"She said ... she was very scared," her mother, Billie Winner-Davis, told CNN's Anderson Cooper on Tuesday night. "They took her by surprise. She was not expecting any of this."
Before her arrest, the Texas-raised linguist and Air Force veteran was also known as a yoga instructor and animal lover. Her family knew almost nothing about her work life, they said.
"I didn't know what company she worked for," Winner-Davis said. "I don't know what she did when she went to work."
Her daughter called her Saturday to say she was in trouble.
Winner-Davis and her husband said they have spoken to Winner by telephone since her arrest and saw her briefly at a hearing Monday.
Winner, a contractor with Pluribus International Corp., had been assigned to a US government agency facility in Augusta, Georgia, since February 13. She had top secret security clearance.
She is accused of leaking classified information, used as the basis for an article published
Monday by The Intercept, detailing a classified National Security Agency memo. The NSA report, dated May 5, provides details of a 2016 Russian cyberattack on a US voting software supplier, though there is no evidence the hack affected any votes.
Prosecutors said when confronted with the allegations, Winner admitted to leaking the classified document intentionally.
"She was afraid she was going to disappear, that they were going to make her disappear. And she felt like she needed to give them what they were asking for at the time," Winner-Davis said.
'She served her country'
Winner served in the Air Force from December 2010 to 2016. Her rank was senior airman, and her last duty title was cryptologic language analyst
, according to the Air Force. Her mother said she speaks Pashto, Farsi and Dari.
Winner received the Air Force Commendation Medal in 2016, which is for members who have "distinguished themselves by meritorious achievement and service."
She "provided over 1,900 hours of enemy intelligence exploitation and assisted in geolocating 120 enemy combatants," the award said.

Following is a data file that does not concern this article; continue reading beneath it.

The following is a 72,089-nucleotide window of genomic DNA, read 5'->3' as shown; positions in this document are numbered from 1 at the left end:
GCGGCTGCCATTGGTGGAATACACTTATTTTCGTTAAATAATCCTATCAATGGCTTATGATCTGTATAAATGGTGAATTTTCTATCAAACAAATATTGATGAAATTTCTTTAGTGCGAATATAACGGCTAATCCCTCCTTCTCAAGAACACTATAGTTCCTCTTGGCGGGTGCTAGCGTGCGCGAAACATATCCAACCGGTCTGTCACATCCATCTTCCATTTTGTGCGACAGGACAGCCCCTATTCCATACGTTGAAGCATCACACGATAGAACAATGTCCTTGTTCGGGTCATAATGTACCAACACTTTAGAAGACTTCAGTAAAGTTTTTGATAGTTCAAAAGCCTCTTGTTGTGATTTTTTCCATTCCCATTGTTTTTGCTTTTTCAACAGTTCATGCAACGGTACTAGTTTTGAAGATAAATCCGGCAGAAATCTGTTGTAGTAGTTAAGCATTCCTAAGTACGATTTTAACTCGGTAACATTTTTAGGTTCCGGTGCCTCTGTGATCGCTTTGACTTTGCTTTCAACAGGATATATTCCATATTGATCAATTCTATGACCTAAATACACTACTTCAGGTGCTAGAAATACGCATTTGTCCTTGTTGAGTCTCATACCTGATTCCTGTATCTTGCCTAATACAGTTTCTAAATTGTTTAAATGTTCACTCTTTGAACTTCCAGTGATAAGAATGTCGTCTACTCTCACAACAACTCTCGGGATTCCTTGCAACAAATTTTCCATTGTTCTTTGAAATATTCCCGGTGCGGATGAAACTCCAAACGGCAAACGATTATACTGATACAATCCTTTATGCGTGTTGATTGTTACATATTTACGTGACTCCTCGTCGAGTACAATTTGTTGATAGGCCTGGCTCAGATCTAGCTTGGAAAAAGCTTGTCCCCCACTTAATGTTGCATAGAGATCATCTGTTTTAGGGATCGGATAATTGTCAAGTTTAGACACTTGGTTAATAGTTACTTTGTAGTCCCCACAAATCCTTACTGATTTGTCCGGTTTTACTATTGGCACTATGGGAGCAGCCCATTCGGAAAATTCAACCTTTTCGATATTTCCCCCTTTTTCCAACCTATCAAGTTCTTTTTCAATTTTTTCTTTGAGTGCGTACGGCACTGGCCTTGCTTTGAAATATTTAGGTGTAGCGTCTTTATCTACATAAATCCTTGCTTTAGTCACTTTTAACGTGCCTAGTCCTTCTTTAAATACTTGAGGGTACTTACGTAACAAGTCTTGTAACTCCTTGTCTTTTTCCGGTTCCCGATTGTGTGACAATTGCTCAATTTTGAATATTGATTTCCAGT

"She served her country, she is a veteran," her stepfather, Gary Davis, told Cooper. "She's a patriot, and to see her maligned and slandered in the media is very disheartening."
'I'm terrified for her right now'
She removed the intelligence reporting from her office and mailed it from Augusta, according to the affidavit in support of her arrest.
Her court-appointed attorney, Titus Nichols, cast doubt on the government's side of the story. As for her purported confession, he said, "The bigger issue is: Was my client interrogated without her attorney?"
Winner is set to go before US Magistrate Judge Brian Epps for a detention hearing Thursday in Augusta, Nichols said. The judge will determine whether to release her on bond. Winner did not enter a plea in her initial appearance Monday.
Winner-Davis told Cooper on Tuesday that if her daughter did what she's accused of, "I know that she's ready to pay the price.
"My biggest fear in all of this is that she's not going to get a fair trial," the mother said. "She's going to be made an example of."
She added: "I'm terrified for her right now because of the news, the climate, the social media."
Mom: She never praised past leakers
On Twitter, Winner posted about leaks and regularly took to social media to blast President Donald Trump
, though her Twitter activity dropped off significantly after she began working for Pluribus in February.
Winner posted under a pseudonym, Sara Winners, but didn't seem concerned with concealing her identity, using a photo of herself as a profile picture and posting a selfie in February.
Her attorney told CNN he was unable to confirm that the Twitter account was Winner's.
On Instagram, where she used the name @Reezlie, same as her Twitter handle, she mostly posted selfies from the gym or photos of food.
Winner-Davis said her daughter wasn't especially political and had never praised past leakers such as Edward Snowden to her.
But on Twitter Winner followed Snowden, WikiLeaks, several accounts with links to the hacking collective, Anonymous, and several "alt" government agency accounts that became popular after Trump's inauguration. Many of the accounts claim to be run by agency employees unhappy with Trump.
"She's never ever given me any kind of indication that she was in favor of that at all," her mother said. "I don't know how to explain it."